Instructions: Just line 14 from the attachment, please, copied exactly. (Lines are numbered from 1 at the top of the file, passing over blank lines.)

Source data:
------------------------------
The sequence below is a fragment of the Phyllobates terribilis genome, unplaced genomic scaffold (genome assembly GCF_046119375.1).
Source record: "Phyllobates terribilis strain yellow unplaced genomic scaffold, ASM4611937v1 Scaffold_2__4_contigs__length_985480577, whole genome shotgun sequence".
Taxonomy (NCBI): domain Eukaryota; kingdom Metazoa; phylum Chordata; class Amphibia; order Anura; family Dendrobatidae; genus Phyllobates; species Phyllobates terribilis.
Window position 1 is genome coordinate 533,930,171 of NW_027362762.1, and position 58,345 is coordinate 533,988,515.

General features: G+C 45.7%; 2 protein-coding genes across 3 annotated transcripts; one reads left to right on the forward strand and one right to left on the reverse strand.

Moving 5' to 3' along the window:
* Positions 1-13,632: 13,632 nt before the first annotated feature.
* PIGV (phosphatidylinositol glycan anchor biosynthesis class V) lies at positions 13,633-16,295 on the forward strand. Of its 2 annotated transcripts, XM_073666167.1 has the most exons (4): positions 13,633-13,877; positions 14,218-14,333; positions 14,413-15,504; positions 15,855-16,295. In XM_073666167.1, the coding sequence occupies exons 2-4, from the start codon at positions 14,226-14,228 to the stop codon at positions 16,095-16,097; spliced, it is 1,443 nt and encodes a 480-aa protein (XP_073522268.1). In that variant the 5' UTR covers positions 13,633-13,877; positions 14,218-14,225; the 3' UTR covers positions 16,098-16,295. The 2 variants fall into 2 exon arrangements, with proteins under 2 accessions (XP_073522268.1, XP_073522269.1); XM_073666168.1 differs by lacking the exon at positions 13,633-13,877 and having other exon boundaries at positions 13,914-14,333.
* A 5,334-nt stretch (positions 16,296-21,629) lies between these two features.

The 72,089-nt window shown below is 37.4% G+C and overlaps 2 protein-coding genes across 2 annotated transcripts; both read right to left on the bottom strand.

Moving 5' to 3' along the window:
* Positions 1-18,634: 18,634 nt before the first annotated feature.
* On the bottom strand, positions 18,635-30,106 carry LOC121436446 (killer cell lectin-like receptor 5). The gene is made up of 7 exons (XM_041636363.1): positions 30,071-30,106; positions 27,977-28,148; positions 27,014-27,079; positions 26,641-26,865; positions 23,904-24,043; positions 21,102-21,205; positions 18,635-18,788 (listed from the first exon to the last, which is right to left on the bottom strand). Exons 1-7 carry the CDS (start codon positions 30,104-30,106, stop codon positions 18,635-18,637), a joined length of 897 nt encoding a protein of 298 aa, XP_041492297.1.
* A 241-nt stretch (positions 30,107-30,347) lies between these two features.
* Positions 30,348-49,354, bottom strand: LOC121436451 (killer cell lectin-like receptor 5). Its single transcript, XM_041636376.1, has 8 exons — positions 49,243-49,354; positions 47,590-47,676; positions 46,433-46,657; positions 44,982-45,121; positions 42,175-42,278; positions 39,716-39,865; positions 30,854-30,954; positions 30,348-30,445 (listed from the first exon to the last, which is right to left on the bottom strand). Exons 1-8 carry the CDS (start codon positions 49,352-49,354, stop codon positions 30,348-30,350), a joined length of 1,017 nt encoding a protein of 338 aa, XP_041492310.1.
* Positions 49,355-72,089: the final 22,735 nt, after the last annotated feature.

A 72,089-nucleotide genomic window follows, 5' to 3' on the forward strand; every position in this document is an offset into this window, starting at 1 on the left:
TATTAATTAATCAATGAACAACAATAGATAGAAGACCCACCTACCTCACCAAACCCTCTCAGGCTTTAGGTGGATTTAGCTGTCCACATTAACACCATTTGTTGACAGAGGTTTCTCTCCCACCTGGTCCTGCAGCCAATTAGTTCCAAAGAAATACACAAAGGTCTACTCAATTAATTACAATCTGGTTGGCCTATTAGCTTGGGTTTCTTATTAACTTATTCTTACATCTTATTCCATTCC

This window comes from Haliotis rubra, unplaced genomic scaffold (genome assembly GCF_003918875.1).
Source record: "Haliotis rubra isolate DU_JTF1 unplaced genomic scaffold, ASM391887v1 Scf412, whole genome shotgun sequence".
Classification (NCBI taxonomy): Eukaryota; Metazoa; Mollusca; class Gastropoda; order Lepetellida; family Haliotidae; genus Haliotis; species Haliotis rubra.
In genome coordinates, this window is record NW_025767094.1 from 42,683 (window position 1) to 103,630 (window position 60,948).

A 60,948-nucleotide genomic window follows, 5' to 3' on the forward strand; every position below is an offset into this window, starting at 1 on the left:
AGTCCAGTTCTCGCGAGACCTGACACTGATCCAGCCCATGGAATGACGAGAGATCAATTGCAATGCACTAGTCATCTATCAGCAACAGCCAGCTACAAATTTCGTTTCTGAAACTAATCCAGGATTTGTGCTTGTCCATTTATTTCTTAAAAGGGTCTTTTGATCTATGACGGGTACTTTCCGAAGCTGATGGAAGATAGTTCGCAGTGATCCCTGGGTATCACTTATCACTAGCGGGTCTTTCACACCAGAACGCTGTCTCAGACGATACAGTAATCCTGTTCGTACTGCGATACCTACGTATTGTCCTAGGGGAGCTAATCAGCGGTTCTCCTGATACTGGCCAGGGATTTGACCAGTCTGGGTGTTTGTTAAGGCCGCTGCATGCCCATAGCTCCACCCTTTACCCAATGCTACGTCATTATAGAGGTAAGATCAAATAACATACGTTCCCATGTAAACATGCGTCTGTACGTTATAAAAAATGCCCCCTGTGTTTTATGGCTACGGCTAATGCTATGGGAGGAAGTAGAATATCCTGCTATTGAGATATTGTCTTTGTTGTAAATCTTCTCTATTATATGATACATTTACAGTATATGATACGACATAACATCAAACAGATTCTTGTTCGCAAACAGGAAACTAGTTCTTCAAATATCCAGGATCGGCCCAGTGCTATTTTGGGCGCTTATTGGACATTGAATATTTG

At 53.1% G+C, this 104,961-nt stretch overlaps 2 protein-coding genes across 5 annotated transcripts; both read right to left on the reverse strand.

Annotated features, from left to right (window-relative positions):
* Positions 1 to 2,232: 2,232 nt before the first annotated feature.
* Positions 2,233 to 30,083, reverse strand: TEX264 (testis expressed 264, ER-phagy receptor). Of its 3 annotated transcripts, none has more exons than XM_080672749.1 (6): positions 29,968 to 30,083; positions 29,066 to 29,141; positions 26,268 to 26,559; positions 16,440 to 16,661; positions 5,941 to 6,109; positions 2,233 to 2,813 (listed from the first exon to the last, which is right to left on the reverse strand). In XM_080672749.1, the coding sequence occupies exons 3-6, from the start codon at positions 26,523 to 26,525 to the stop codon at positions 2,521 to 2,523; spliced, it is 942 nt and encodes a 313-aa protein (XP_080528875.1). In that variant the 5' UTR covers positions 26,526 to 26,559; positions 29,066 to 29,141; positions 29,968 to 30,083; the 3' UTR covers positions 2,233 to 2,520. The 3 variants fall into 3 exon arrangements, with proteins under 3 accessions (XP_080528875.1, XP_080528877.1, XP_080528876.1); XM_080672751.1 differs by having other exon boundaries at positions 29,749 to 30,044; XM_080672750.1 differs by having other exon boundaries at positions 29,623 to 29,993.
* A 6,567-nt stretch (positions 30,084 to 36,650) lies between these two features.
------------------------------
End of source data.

* A 241-nt stretch (positions 30,107-30,347) lies between these two features.